Guilty or not guilty? Murder. A Beautiful Socialite Wife. Two Dead Rich Husbands. Billion-Dollar Fortune. Who could resist such a scrumptious story? I know I can’t. A roman a clef about the life of one of the richest women in the world, Empress Bianca is a novel that was banned for publication because of billionairess Lily Safra, the real woman the main character was based on, used all her resources and conceivable powers and stopped the novel from being printed and circulated for public consumption, more specifically, for the consumption of the international creme dela creme–the rarified social and economic circles of fund-raising socialites, and empire-building billionaires in which Lily moves.
To better understand why the book was so controversial, an excerpt from Wikipedia reads, in part: “Empress Bianca, the first novel by Lady Colin Campbell, was initially published in June, 2005. One month later, Arcadia Books, the British publisher, withdrew the book and pulped all unsold copies in reaction to a legal threat intiated on behalf of Lily Safra under her interpretation that the book was a defamatory roman a clef. After some changes the book was republished in the United States in 2008 by Dynasty Press.”
After reading the novel, I decided to get a copy of the autobiography of Mrs. Safra, Gilded Lily by Isabel Vincent. I must say that I am convinced that Bianca is Lily under the facade of fiction. But you’ll have to read both books to see what I mean. Well, fiction or nonfiction, as the case may well be, Empress Bianca is a novel that portrays the life of the fashionable set through the lucid prose of Lady Colin — the characters are relatable, story wonderfully crafted and told. In fact, there is one character I could especially relate to — Bianca’s second husband, Ferdinand Piedraplata. He’s manic-depressive like me. It’s one of those characters with whom you can identify yourself with because you are him. It was as if Lady Colin was describing me and telling my story (well, except for the dead and supper rich part).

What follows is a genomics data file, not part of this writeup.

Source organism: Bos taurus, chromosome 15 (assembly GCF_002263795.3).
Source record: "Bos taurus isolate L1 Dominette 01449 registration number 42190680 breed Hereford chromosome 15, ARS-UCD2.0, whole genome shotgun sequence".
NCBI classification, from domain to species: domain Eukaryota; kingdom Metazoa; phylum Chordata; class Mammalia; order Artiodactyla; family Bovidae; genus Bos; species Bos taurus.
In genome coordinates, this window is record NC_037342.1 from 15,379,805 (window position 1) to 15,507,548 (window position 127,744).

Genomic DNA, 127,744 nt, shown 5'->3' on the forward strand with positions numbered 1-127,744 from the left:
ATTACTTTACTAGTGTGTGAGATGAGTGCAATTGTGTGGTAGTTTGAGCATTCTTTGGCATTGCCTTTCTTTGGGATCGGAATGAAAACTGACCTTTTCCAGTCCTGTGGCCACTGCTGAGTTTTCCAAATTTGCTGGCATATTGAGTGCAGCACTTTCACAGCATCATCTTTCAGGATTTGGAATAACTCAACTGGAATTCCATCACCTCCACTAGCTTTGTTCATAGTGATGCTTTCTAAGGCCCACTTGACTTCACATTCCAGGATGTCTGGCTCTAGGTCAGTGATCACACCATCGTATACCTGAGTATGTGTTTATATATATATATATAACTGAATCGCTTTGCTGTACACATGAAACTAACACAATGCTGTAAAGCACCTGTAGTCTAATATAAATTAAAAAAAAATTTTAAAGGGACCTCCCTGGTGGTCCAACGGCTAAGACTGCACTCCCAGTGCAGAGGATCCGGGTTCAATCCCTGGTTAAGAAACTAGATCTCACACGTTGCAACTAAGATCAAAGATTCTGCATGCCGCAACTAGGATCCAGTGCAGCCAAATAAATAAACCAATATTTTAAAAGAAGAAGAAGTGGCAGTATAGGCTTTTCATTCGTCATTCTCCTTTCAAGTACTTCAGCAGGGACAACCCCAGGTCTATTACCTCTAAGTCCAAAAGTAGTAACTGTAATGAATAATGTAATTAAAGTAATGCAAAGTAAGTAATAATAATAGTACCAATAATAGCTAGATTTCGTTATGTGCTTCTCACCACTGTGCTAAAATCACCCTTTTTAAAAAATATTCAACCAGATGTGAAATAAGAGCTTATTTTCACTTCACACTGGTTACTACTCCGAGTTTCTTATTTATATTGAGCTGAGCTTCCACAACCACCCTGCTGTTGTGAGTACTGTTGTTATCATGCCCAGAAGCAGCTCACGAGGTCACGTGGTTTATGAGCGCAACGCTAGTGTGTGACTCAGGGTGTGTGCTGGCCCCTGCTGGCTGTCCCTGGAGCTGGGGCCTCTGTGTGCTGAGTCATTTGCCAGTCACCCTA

If you are someone who likes to read social headlines or wants to know what goes in and out of the world of social-climbing murderesses, Type A bankers, and mercurial entrepreneurs, you will love this book. Alluring, charming, and scathing, Empress Bianca incredibly captures the world of a woman who has risen from a middle-class background to the uppermost echelons of international society by marrying two fabulously wealthy men, and quite possibly, by killing them, too. She might have never been tried for the controversial deaths (or murders) of her husbands, but that does make her any less innocent? A tale of intrigue, mystery, and crime of epic proportions, Empress Bianca is an “unputdownable” pageturner that will leave you wanting for a sequel.
Rating: 5 of 5 stars